News

Communicating after brain injury


31 July 2013

Professor Leanne Togher: "Family and friends are faced with the challenge of how to interact with the person living with a traumatic brain injury, and in the absence of training they may adopt ways of speaking that can make matters worse."
Professor Leanne Togher: "Family and friends are faced with the challenge of how to interact with the person living with a traumatic brain injury, and in the absence of training they may adopt ways of speaking that can make matters worse."

Unwittingly, carers of people living with a traumatic brain injury (TBI) can over-compensate and speak too slowly or ask questions like a school teacher, states Professor Leanne Togher, a communications disorder specialist at the University of Sydney's Faculty of Health Sciences.

"Seventy percent of severe TBI cases are due to road traffic crashes with most victims being young men," states Professor Togher.

Given these statistics it is not uncommon to find that the primary carer of a person with a TBI is their wife or mother, she says. Often relationships after the traumatic event can be stressful with poor communication underlying family break-ups and a feeling of isolation for the person living with a TBI.

Professor Togher says: "Sometimes carers do not give the injured individual an opportunity to communicate or fail to develop or continue with topics introduced by the person with TBI."

Results of a three-year controlled trial led by Professor Togher, published this month in the Journal of Rehabilitation Medicine, reveals that simultaneously teaching family members of people living with TBI and the person with the injury how to communicate more collaboratively is far more effective than focussing only the individual who has sustained the injury.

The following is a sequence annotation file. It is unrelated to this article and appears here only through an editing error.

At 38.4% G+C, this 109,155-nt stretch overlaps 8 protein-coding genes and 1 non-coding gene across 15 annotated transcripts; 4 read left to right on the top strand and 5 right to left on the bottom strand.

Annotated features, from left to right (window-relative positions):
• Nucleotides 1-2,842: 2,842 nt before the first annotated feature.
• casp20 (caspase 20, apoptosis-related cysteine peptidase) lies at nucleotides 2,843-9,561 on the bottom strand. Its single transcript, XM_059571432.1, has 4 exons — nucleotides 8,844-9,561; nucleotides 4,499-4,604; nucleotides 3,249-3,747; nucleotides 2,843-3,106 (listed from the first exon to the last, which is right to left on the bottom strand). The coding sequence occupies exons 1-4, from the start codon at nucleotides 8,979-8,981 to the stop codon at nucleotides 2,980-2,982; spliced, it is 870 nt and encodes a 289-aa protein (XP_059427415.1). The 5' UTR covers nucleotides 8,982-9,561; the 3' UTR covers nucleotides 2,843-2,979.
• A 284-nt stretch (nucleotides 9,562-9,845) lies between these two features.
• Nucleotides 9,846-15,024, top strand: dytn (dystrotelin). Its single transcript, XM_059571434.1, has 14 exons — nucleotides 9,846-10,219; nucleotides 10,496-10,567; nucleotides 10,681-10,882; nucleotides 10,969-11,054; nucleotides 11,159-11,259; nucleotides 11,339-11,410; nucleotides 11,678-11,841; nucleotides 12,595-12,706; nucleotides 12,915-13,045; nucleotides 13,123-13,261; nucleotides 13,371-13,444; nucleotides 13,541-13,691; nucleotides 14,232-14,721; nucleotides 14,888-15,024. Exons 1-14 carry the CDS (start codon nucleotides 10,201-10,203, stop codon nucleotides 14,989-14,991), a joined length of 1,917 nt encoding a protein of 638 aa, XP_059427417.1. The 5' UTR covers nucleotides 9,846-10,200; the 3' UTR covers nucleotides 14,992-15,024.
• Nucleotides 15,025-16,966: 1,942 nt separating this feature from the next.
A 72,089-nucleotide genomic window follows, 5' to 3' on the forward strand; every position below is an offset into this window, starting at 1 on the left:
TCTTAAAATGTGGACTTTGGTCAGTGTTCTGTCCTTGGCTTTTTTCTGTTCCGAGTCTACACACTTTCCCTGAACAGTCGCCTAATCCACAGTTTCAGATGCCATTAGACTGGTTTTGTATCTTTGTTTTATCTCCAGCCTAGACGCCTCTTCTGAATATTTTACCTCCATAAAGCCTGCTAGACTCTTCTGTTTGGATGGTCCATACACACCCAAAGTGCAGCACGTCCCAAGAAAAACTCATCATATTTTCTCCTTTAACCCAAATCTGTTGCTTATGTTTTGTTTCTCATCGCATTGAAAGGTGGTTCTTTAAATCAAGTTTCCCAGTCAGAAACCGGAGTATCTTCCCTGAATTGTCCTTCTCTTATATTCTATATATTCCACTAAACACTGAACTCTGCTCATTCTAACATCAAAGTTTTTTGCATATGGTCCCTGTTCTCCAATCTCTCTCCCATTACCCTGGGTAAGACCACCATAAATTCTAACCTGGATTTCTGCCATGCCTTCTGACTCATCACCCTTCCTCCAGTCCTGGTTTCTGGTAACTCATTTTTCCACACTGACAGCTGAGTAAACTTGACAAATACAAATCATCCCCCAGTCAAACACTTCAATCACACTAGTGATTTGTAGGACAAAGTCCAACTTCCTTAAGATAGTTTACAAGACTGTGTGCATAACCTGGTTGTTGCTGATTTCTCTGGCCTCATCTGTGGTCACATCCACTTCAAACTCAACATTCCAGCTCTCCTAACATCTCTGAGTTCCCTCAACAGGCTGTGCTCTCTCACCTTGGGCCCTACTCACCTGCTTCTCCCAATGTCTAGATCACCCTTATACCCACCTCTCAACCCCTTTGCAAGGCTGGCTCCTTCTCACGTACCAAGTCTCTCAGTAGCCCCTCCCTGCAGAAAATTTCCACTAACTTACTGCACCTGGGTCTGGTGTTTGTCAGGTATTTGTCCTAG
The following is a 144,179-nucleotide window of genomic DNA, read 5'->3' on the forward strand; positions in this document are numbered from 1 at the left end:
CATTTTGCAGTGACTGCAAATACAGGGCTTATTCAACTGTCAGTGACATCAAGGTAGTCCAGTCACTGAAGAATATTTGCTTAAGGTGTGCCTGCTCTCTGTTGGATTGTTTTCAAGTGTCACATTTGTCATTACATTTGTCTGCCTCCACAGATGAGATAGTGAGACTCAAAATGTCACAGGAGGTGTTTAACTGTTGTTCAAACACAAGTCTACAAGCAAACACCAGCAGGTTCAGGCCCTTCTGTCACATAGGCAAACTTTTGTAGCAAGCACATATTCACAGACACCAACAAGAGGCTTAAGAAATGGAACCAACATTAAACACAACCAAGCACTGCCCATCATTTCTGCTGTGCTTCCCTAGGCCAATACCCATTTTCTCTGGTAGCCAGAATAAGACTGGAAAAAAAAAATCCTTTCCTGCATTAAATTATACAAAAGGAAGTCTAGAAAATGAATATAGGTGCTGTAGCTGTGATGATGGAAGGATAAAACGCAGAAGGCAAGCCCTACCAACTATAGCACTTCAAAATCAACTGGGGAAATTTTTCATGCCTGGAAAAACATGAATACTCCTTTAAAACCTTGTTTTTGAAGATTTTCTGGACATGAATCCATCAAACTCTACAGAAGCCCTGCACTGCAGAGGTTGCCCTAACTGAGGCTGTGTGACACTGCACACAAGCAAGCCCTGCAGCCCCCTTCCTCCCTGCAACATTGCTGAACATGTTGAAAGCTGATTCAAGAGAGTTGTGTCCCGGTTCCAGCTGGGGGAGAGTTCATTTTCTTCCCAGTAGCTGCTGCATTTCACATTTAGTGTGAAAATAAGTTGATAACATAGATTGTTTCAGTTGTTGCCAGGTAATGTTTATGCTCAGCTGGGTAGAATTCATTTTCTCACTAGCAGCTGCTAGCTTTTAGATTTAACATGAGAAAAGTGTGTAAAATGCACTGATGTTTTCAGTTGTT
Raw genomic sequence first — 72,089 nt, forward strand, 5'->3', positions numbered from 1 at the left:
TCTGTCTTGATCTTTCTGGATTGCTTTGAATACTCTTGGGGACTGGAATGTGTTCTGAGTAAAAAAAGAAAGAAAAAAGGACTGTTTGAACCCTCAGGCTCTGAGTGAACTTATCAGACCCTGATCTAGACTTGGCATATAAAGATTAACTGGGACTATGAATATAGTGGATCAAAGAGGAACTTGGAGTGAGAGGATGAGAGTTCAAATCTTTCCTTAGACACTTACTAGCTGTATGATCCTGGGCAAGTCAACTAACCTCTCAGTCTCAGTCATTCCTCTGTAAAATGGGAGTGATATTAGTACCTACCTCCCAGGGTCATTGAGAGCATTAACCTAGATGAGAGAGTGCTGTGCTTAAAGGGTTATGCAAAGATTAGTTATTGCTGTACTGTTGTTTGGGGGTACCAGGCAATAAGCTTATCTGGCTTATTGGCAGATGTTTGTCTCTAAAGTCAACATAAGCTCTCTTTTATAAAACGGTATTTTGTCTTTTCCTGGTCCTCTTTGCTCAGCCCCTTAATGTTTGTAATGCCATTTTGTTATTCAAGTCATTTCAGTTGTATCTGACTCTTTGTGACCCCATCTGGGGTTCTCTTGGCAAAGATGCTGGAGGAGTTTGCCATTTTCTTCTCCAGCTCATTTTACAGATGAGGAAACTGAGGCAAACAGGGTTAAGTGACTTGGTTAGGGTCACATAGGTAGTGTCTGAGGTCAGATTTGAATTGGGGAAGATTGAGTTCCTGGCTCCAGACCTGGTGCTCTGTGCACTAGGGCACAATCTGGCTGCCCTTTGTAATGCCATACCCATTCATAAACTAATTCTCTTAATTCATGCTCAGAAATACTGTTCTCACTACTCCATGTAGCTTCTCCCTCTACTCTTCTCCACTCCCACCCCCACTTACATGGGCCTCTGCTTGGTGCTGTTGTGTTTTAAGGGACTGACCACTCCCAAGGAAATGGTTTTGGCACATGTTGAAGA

"Family and friends are faced with the challenge of how to interact with the person living with a TBI, and in the absence of training, they may adopt ways of speaking that can make matters worse. People who have sustained a traumatic brain injury often have difficulty with communication which can lead to a breakdown in pre-injury relationships, and problems returning to work or study."

Forty-four outpatients from three brain injury rehabilitation centres in the Sydney metropolitan area participated in the study that included a 10-week training program combined with a six month follow-up. The study aimed to boost conversational skills of all stakeholders. Improved communication outcomes were maintained six months after the training.

"In the study we investigated two avenues of intervention. One involved training people with TBI with the skills necessary for successful social interaction," says Professor Togher.

"The second and more successful approach focussed on training the partners and family of people with TBI to use strategies for promoting more successful and collaborative interactions."

Using 'real life' transcripts from participants in the study, Professor Togher's team produced a free website which has training videos to assist relatives of people with a TBI and training manual called TBI Express partner training for clinicians and families.

"TBI Express, which focused on developing more positive and interesting interactions between people with TBI and their communication partners represents a significant step forward in this area. It is the first communication training program to assist families of people with TBI in the world," concludes Professor Togher.


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Media enquiries: Victoria Hollick, 9351 2579, 0401 711 361, victoria.hollick@sydney.edu.au